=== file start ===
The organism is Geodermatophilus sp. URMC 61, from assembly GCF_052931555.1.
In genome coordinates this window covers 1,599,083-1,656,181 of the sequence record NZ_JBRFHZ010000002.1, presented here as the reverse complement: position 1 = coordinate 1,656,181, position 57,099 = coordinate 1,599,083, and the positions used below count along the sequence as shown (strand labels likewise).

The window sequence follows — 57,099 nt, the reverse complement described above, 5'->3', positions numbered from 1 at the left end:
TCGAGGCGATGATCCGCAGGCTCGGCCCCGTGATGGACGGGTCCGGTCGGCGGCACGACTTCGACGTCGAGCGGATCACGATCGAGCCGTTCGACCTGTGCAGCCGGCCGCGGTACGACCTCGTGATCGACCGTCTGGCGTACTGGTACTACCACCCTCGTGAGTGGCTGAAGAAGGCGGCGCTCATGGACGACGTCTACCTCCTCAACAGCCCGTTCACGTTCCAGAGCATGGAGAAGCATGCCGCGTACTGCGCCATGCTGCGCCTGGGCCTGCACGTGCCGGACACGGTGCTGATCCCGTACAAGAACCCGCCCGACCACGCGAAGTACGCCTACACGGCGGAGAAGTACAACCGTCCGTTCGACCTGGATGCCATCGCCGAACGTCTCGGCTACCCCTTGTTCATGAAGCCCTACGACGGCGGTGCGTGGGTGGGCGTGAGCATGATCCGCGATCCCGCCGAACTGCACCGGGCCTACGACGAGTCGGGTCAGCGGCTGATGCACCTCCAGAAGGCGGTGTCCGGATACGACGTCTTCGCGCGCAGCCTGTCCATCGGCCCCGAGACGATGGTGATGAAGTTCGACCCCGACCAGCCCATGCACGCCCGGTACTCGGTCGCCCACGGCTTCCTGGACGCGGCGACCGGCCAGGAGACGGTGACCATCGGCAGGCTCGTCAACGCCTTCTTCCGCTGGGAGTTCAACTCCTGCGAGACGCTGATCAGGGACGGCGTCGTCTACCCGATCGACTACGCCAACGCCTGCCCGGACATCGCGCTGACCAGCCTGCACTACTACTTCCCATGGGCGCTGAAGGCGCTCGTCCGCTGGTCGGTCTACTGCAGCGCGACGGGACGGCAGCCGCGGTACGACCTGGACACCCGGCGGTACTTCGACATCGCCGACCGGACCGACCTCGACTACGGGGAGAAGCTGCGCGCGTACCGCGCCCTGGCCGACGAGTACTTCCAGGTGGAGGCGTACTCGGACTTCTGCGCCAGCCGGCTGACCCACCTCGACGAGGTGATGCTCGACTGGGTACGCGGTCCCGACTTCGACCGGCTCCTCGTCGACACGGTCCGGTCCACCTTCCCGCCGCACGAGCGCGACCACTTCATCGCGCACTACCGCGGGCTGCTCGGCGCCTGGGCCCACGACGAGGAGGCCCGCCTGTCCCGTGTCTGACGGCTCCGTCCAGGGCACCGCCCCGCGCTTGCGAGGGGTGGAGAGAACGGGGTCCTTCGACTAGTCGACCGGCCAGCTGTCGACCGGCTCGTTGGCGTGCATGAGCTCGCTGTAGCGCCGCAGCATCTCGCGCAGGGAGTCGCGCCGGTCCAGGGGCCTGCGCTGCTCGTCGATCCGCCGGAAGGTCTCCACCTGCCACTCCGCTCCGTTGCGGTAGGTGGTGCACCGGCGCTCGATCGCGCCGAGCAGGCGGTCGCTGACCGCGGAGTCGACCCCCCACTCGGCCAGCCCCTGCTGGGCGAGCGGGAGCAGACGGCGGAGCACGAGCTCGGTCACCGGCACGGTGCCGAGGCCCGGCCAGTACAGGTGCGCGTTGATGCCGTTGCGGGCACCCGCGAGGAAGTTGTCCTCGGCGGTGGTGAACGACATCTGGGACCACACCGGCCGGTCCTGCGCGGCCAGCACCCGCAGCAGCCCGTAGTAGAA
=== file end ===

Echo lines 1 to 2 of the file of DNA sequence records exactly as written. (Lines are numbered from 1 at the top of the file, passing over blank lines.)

The organism is Geodermatophilus sp. URMC 61, from assembly GCF_052931555.1.
In genome coordinates this window covers 1,599,083-1,656,181 of the sequence record NZ_JBRFHZ010000002.1, presented here as the reverse complement: position 1 = coordinate 1,656,181, position 57,099 = coordinate 1,599,083, and the positions used below count along the sequence as shown (strand labels likewise).